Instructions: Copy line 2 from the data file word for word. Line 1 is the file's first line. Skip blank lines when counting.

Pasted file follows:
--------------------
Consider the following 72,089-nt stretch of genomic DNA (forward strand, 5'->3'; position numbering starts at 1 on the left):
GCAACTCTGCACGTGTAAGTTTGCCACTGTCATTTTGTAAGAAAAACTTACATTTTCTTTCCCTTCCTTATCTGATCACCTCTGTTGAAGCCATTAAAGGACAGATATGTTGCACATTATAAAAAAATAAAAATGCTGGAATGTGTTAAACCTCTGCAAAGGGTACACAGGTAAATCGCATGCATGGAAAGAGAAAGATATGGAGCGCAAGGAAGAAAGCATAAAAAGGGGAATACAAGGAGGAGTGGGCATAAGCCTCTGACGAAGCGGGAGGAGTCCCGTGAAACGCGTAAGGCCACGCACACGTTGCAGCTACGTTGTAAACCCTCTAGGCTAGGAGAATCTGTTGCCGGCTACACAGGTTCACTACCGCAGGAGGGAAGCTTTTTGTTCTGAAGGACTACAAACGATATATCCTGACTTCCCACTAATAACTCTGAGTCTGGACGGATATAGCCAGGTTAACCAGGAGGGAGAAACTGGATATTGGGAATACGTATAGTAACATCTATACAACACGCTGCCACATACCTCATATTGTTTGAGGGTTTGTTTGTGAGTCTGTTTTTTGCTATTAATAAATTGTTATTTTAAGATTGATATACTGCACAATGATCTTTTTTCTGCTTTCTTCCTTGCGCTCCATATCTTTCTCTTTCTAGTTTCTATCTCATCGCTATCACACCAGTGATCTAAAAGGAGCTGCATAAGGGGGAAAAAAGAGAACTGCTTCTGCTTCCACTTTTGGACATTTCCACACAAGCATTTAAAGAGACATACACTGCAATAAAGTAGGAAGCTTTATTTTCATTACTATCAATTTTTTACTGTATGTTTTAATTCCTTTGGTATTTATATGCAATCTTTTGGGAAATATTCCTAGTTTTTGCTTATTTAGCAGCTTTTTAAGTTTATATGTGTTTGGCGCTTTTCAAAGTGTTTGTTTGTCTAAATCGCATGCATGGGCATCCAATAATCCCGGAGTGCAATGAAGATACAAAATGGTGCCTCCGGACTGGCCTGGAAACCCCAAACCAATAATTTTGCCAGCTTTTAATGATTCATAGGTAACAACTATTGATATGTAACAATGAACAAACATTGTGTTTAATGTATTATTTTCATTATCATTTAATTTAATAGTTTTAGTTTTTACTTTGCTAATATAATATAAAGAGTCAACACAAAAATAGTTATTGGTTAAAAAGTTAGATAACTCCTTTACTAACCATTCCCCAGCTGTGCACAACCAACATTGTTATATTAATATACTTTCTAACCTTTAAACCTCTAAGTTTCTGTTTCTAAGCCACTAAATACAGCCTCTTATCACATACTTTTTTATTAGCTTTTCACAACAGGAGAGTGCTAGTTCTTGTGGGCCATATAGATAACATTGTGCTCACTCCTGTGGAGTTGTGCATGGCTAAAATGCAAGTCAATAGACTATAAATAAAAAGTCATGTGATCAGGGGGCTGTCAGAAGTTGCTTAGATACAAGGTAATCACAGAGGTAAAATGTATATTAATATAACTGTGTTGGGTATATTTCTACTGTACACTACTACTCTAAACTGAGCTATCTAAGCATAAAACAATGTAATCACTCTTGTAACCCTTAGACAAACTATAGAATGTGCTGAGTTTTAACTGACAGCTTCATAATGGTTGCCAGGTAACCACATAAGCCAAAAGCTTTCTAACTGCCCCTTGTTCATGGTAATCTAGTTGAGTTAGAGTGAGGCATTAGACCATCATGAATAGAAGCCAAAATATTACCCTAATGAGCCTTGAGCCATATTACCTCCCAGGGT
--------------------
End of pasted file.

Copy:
GCAACTCTGCACGTGTAAGTTTGCCACTGTCATTTTGTAAGAAAAACTTACATTTTCTTTCCCTTCCTTATCTGATCACCTCTGTTGAAGCCATTAAAGGACAGATATGTTGCACATTATAAAAAAATAAAAATGCTGGAATGTGTTAAACCTCTGCAAAGGGTACACAGGTAAATCGCATGCATGGAAAGAGAAAGATATGGAGCGCAAGGAAGAAAGCATAAAAAGGGGAATACAAGGAGGAGTGGGCATAAGCCTCTGACGAAGCGGGAGGAGTCCCGTGAAACGCGTAAGGCCACGCACACGTTGCAGCTACGTTGTAAACCCTCTAGGCTAGGAGAATCTGTTGCCGGCTACACAGGTTCACTACCGCAGGAGGGAAGCTTTTTGTTCTGAAGGACTACAAACGATATATCCTGACTTCCCACTAATAACTCTGAGTCTGGACGGATATAGCCAGGTTAACCAGGAGGGAGAAACTGGATATTGGGAATACGTATAGTAACATCTATACAACACGCTGCCACATACCTCATATTGTTTGAGGGTTTGTTTGTGAGTCTGTTTTTTGCTATTAATAAATTGTTATTTTAAGATTGATATACTGCACAATGATCTTTTTTCTGCTTTCTTCCTTGCGCTCCATATCTTTCTCTTTCTAGTTTCTATCTCATCGCTATCACACCAGTGATCTAAAAGGAGCTGCATAAGGGGGAAAAAAGAGAACTGCTTCTGCTTCCACTTTTGGACATTTCCACACAAGCATTTAAAGAGACATACACTGCAATAAAGTAGGAAGCTTTATTTTCATTACTATCAATTTTTTACTGTATGTTTTAATTCCTTTGGTATTTATATGCAATCTTTTGGGAAATATTCCTAGTTTTTGCTTATTTAGCAGCTTTTTAAGTTTATATGTGTTTGGCGCTTTTCAAAGTGTTTGTTTGTCTAAATCGCATGCATGGGCATCCAATAATCCCGGAGTGCAATGAAGATACAAAATGGTGCCTCCGGACTGGCCTGGAAACCCCAAACCAATAATTTTGCCAGCTTTTAATGATTCATAGGTAACAACTATTGATATGTAACAATGAACAAACATTGTGTTTAATGTATTATTTTCATTATCATTTAATTTAATAGTTTTAGTTTTTACTTTGCTAATATAATATAAAGAGTCAACACAAAAATAGTTATTGGTTAAAAAGTTAGATAACTCCTTTACTAACCATTCCCCAGCTGTGCACAACCAACATTGTTATATTAATATACTTTCTAACCTTTAAACCTCTAAGTTTCTGTTTCTAAGCCACTAAATACAGCCTCTTATCACATACTTTTTTATTAGCTTTTCACAACAGGAGAGTGCTAGTTCTTGTGGGCCATATAGATAACATTGTGCTCACTCCTGTGGAGTTGTGCATGGCTAAAATGCAAGTCAATAGACTATAAATAAAAAGTCATGTGATCAGGGGGCTGTCAGAAGTTGCTTAGATACAAGGTAATCACAGAGGTAAAATGTATATTAATATAACTGTGTTGGGTATATTTCTACTGTACACTACTACTCTAAACTGAGCTATCTAAGCATAAAACAATGTAATCACTCTTGTAACCCTTAGACAAACTATAGAATGTGCTGAGTTTTAACTGACAGCTTCATAATGGTTGCCAGGTAACCACATAAGCCAAAAGCTTTCTAACTGCCCCTTGTTCATGGTAATCTAGTTGAGTTAGAGTGAGGCATTAGACCATCATGAATAGAAGCCAAAATATTACCCTAATGAGCCTTGAGCCATATTACCTCCCAGGGT